Developers React to Windows 8 Reveal
So, Microsoft last week drew back the curtain on Windows 8, and the reaction in the developer community has been a heady mix of interest and consternation. The funny thing is, the widespread worry is more about what Microsoft didn't say at the two events where Windows 8 was revealed (Computex in Taipei and All Things Digital near Los Angeles) than what it did.
There's just one problem: Sinofsky and Angiulo failed to discuss the XAML technologies -- Silverlight and WPF -- that have been core to Microsoft's developer messaging for nearly half a decade. As one reader commented to Andrew Brust's Redmond Diary blog post on Windows 8:
You can't blame Microsoft for focusing on the new (and ready to be revealed) stuff in Windows 8. But you would think someone in Microsoft marketing would rise to the defense of Silverlight, a platform that recently took its lumps when All About Microsoft blogger Mary Jo Foley quoted Bob Muglia, former president of the Server and Tools Division, as saying of Silverlight that "our strategy has shifted," and that "HTML is the only true cross-platform solution for everything, including [Apple's] iOS platform." Foley had asked Muglia about Silverlight because the keynote at the Professional Developers Conference featured only one mention of the technology. His response set off a firestorm of developer concern.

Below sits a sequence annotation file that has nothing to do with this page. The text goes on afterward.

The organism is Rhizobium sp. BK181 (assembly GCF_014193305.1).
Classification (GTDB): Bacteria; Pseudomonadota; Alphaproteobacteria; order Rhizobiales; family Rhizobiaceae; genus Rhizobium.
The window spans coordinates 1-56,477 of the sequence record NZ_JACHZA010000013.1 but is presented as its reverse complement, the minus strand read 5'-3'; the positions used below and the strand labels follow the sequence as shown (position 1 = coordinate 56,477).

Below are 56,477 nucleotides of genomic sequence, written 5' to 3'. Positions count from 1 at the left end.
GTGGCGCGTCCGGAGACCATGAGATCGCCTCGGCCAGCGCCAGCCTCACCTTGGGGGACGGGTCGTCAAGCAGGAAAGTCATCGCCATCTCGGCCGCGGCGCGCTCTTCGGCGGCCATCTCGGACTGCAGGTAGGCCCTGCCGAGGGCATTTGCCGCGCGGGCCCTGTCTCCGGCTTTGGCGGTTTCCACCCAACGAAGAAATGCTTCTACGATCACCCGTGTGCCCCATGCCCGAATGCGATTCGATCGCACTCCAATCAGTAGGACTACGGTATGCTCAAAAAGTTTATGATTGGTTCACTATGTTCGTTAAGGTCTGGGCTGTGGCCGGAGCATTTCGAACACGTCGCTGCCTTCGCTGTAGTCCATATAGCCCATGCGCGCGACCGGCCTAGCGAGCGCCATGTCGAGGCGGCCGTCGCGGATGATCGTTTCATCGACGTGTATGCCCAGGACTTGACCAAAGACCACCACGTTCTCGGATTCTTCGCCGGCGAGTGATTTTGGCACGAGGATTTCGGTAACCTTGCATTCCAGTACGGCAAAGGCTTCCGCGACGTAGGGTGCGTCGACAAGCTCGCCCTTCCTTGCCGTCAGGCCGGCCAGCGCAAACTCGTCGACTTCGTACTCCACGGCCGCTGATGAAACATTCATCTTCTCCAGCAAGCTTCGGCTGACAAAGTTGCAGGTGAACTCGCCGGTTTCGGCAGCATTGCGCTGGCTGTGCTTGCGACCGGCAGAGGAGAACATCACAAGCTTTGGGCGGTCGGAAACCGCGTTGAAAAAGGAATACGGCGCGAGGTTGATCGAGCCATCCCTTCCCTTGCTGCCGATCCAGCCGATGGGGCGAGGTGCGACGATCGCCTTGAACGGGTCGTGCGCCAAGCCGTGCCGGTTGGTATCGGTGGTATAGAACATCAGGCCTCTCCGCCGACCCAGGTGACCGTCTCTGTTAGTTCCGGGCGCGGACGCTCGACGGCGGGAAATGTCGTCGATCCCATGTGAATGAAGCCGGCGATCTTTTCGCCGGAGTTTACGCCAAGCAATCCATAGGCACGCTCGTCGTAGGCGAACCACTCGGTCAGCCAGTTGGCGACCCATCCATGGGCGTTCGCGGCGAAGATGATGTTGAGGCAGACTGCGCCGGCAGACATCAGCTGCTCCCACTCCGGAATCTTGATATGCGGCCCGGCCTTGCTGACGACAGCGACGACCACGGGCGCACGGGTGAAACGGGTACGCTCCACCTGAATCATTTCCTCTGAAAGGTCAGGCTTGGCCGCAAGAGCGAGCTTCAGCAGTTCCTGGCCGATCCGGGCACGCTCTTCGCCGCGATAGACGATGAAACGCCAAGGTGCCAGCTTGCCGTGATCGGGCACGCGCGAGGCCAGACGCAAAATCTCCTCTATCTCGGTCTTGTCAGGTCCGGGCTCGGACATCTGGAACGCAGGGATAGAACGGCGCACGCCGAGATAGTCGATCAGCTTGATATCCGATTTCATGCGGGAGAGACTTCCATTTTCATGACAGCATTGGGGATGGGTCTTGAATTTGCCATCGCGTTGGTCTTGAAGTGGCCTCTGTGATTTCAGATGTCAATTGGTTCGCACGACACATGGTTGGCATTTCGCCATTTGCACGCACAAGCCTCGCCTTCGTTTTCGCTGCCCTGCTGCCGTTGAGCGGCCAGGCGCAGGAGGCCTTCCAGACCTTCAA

“The browser that we showed runs Silverlight and it will still run on the desktop," Sinofsky responded.
Sinofsky had an opportunity to level set the developer community, to affirm that Microsoft has the resources and will to support both HTML 5 and Silverlight as first-class environments in Windows. Based on reporting early this year by Mary Jo Foley and Paul Thurott, it's almost certain that Silverlight will have a strategic role in Windows 8 application development. And yet, the Silverlight development community was once again left with its confidence shaken.
Other developers urged calm.
He also offered some advice: "First, [don't] listen to rumors and fear mongering. Second, don't read more into things than are really there--don't give in to wild speculation (base things on facts). Third, things in the tech world change; don't cling too tightly to any one specific language/framework/etc. I am heavily invested in .NET, but I think of myself as a developer first and foremost and know I will be OK no matter what changes happen in the tech world."
But one enterprise developer said the concern is merited, given the stakes involved in large scale development.
"Enterprise business applications take years to build. There are many thousands of IT shops and ISVs who have embarked on multi-year development projects enthusiastically embracing Silverlight, given clear direction and assurances from Microsoft," he wrote.
For the moment, a lot of speculation is swirling around the development strategy for Windows 8. As developer Steve Yetter pointed out, we may not know exactly where "Microsoft is going with this," but he preached patience.
"Before jumping to conclusions, let's see what happens at the BUILD conference."
Posted by Michael Desmond on 06/08/2011 at 1:15 PM